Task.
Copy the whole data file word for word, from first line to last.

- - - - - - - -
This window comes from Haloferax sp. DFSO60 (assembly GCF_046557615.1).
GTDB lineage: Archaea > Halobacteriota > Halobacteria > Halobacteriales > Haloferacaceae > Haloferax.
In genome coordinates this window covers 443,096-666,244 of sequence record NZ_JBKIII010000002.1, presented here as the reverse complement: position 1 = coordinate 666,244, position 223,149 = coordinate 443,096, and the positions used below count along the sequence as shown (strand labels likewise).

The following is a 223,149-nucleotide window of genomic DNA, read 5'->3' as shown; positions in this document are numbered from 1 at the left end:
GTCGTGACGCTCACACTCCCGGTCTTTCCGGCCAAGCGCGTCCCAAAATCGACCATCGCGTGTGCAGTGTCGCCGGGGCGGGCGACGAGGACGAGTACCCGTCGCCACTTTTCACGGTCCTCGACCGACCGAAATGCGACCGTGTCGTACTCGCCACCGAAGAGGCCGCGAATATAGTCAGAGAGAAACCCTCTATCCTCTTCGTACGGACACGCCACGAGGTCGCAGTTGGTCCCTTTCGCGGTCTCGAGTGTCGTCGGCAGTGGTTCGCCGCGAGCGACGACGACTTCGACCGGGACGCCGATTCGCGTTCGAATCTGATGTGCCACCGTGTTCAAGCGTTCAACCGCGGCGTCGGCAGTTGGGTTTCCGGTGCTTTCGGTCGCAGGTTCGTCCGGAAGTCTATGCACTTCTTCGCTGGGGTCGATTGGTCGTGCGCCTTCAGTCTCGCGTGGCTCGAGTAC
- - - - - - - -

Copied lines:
This window comes from Haloferax sp. DFSO60 (assembly GCF_046557615.1).
GTDB lineage: Archaea > Halobacteriota > Halobacteria > Halobacteriales > Haloferacaceae > Haloferax.
In genome coordinates this window covers 443,096-666,244 of sequence record NZ_JBKIII010000002.1, presented here as the reverse complement: position 1 = coordinate 666,244, position 223,149 = coordinate 443,096, and the positions used below count along the sequence as shown (strand labels likewise).

The following is a 223,149-nucleotide window of genomic DNA, read 5'->3' as shown; positions in this document are numbered from 1 at the left end:
GTCGTGACGCTCACACTCCCGGTCTTTCCGGCCAAGCGCGTCCCAAAATCGACCATCGCGTGTGCAGTGTCGCCGGGGCGGGCGACGAGGACGAGTACCCGTCGCCACTTTTCACGGTCCTCGACCGACCGAAATGCGACCGTGTCGTACTCGCCACCGAAGAGGCCGCGAATATAGTCAGAGAGAAACCCTCTATCCTCTTCGTACGGACACGCCACGAGGTCGCAGTTGGTCCCTTTCGCGGTCTCGAGTGTCGTCGGCAGTGGTTCGCCGCGAGCGACGACGACTTCGACCGGGACGCCGATTCGCGTTCGAATCTGATGTGCCACCGTGTTCAAGCGTTCAACCGCGGCGTCGGCAGTTGGGTTTCCGGTGCTTTCGGTCGCAGGTTCGTCCGGAAGTCTATGCACTTCTTCGCTGGGGTCGATTGGTCGTGCGCCTTCAGTCTCGCGTGGCTCGAGTAC